At the UN General Assembly on 08 December, the EU stressed the need for blue post-COVID-19 recovery strategies
On 8 December, the UN General Assembly debated two resolutions on Oceans and Law of the Seas and on Sustainable Fisheries.
In this context, the European Union stressed that to in addressing the socio-economic impacts of the COVID-19 pandemic, recovery strategies should aim at keeping oceans healthy and productive, fighting climate change, halting biodiversity loss, as well as tackling hunger and poverty. These should not be seen as “either or” options, as ensuring resilience of the society, economies as well as the environment to future shocks can only be achieved by tackling these challenges.
For the EU, in line with the principles of its Green Deal, the best way forward to recover from this pandemic is by rebuilding greener and bluer. This requires decision-making on the basis of the best available science. In this respect, the EU welcomes the outcomes of the Second World Ocean Assessment under the UN Regular Process and looks forward to the United Nations Decade of Ocean Science for Sustainable Development (2021–2030). The EU encourages participation in this Decade, which will provide the science we need for the future we want.
The European Union recognises the important role seafarers and fishers play in providing the global community with goods, including the medicines and equipment used to fight the COVID-19 pandemic, as well as food. It remains concerned with the plight of many seafarers and fishers who have been stranded on board of their ships, as also pointed out by the UN Secretary General. In this regard, the EU welcomes the recent consensual adoption by the Assembly of a Resolution on “International cooperation to address challenges faced by seafarers as a result of the COVID-19 pandemic to support global supply chains”.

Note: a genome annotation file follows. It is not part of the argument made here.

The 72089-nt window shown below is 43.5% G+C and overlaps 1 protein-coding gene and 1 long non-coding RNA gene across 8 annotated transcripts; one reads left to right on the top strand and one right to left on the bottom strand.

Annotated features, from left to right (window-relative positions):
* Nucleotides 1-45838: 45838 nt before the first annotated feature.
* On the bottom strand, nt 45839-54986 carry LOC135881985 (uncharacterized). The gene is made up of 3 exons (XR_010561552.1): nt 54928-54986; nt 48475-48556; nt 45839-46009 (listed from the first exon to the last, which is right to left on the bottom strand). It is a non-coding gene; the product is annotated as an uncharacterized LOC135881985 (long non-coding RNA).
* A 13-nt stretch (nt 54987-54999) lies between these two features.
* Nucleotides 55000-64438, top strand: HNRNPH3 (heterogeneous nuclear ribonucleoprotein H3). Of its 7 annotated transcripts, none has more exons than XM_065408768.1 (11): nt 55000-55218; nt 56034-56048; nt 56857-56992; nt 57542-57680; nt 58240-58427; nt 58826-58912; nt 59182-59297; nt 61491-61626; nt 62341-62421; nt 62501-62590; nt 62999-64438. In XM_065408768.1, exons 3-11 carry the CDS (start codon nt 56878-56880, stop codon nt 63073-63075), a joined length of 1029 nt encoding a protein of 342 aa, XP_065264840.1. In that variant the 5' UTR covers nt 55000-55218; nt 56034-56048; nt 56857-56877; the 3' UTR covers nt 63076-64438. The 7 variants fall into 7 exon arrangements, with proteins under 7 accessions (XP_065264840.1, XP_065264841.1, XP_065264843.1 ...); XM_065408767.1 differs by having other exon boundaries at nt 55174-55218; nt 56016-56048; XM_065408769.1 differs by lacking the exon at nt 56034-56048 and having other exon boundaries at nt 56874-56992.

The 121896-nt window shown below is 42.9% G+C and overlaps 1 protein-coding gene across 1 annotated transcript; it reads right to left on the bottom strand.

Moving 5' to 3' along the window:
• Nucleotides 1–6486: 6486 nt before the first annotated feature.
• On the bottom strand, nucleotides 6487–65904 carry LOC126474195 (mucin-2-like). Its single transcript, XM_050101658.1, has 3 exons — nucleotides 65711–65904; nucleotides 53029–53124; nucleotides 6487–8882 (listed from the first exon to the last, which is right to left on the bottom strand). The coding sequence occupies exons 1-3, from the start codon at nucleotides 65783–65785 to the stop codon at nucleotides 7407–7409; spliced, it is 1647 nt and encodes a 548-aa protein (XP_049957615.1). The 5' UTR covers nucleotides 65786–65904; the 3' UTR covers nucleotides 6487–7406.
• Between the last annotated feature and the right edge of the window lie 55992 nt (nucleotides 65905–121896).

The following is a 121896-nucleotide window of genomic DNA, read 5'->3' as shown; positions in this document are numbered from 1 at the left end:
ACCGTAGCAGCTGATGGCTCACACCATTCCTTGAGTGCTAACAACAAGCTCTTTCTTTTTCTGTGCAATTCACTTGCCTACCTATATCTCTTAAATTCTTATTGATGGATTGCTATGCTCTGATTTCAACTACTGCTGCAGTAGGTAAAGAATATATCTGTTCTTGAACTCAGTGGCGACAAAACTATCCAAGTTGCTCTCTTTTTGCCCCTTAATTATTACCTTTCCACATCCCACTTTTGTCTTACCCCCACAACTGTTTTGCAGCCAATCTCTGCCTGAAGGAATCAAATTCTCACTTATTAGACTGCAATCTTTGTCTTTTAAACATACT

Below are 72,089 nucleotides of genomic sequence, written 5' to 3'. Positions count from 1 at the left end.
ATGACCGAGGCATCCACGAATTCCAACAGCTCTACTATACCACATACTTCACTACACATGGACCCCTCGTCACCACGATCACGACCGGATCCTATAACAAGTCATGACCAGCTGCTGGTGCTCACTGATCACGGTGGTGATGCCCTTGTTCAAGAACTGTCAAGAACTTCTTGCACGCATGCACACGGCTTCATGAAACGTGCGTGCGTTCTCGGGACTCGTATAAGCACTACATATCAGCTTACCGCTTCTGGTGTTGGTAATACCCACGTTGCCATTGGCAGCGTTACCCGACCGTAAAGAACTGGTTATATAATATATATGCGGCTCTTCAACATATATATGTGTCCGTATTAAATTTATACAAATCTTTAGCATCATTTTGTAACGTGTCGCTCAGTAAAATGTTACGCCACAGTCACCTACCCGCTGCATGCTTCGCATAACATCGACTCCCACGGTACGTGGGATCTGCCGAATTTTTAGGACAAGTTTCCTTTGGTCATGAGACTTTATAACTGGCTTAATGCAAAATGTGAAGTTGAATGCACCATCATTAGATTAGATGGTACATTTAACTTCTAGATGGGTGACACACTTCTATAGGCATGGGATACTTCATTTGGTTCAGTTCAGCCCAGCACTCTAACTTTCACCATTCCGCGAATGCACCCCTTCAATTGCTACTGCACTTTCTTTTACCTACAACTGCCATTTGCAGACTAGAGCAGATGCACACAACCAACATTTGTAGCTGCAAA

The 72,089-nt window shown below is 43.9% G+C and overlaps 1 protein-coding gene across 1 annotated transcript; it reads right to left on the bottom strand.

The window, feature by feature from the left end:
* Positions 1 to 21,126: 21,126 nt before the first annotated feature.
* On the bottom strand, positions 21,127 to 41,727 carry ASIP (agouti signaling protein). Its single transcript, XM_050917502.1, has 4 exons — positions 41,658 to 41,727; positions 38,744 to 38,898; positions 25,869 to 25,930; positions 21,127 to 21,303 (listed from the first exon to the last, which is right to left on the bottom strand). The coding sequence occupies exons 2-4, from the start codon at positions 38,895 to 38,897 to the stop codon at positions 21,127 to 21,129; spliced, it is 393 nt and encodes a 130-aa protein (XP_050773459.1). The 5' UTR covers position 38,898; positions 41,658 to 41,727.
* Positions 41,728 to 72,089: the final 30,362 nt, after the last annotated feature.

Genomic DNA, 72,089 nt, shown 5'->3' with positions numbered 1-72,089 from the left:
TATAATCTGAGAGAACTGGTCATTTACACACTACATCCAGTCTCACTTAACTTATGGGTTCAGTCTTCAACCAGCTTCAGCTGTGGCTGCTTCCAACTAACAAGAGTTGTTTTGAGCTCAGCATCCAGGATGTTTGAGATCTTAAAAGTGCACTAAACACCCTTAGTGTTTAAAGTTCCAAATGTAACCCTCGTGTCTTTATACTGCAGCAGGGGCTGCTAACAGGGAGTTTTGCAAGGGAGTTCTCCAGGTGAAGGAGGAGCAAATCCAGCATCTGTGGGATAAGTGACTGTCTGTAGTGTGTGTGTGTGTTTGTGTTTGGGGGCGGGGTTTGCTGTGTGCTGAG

In line with the objectives of its Common Fisheries Policy, the European Union remains committed to achieving sustainable fisheries. Harmful subsidies which contribute to overcapacity, overfishing and illegal, unregulated and unreported (IUU) fishing are one of the main impediments to achieving sustainability, therefore the EU hopes that the long-standing WTO negotiations in this regard can be concluded as soon as possible, in line with SDG 14.6, and remains fully committed to this end.
The EU recalls that the United Nations Convention on the Law of the Sea (UNCLOS) remains the overarching legal framework for ocean governance. The EU continues to encourage all UN States to ratify it to achieve universal participation and calls on States to abide by the fundamental principles and rules of the law of the sea and to refrain from any actions undermining regional stability and security. In addition, the EU considers that that the negotiations of the new implementing agreement for the conservation and sustainable use of marine biodiversity in areas beyond national jurisdiction should be finalised as soon as possible, ideally already next year, to enhance the framework for marine biodiversity in these areas.